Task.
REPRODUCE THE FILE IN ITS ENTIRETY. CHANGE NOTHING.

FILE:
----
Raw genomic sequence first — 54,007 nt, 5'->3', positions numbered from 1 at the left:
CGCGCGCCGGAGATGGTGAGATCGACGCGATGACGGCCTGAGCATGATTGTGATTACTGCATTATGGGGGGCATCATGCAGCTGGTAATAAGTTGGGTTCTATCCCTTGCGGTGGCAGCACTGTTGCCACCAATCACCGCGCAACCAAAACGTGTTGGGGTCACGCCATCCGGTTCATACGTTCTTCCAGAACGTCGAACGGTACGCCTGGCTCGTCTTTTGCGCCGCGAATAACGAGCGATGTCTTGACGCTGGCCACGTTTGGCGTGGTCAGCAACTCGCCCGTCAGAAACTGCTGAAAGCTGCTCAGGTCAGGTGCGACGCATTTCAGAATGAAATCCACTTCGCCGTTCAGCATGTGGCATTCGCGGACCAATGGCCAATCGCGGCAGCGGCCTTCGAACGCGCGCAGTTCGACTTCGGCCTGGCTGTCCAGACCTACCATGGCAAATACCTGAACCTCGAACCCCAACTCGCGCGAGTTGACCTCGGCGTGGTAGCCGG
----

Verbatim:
Raw genomic sequence first — 54,007 nt, 5'->3', positions numbered from 1 at the left:
CGCGCGCCGGAGATGGTGAGATCGACGCGATGACGGCCTGAGCATGATTGTGATTACTGCATTATGGGGGGCATCATGCAGCTGGTAATAAGTTGGGTTCTATCCCTTGCGGTGGCAGCACTGTTGCCACCAATCACCGCGCAACCAAAACGTGTTGGGGTCACGCCATCCGGTTCATACGTTCTTCCAGAACGTCGAACGGTACGCCTGGCTCGTCTTTTGCGCCGCGAATAACGAGCGATGTCTTGACGCTGGCCACGTTTGGCGTGGTCAGCAACTCGCCCGTCAGAAACTGCTGAAAGCTGCTCAGGTCAGGTGCGACGCATTTCAGAATGAAATCCACTTCGCCGTTCAGCATGTGGCATTCGCGGACCAATGGCCAATCGCGGCAGCGGCCTTCGAACGCGCGCAGTTCGACTTCGGCCTGGCTGTCCAGACCTACCATGGCAAATACCTGAACCTCGAACCCCAACTCGCGCGAGTTGACCTCGGCGTGGTAGCCGG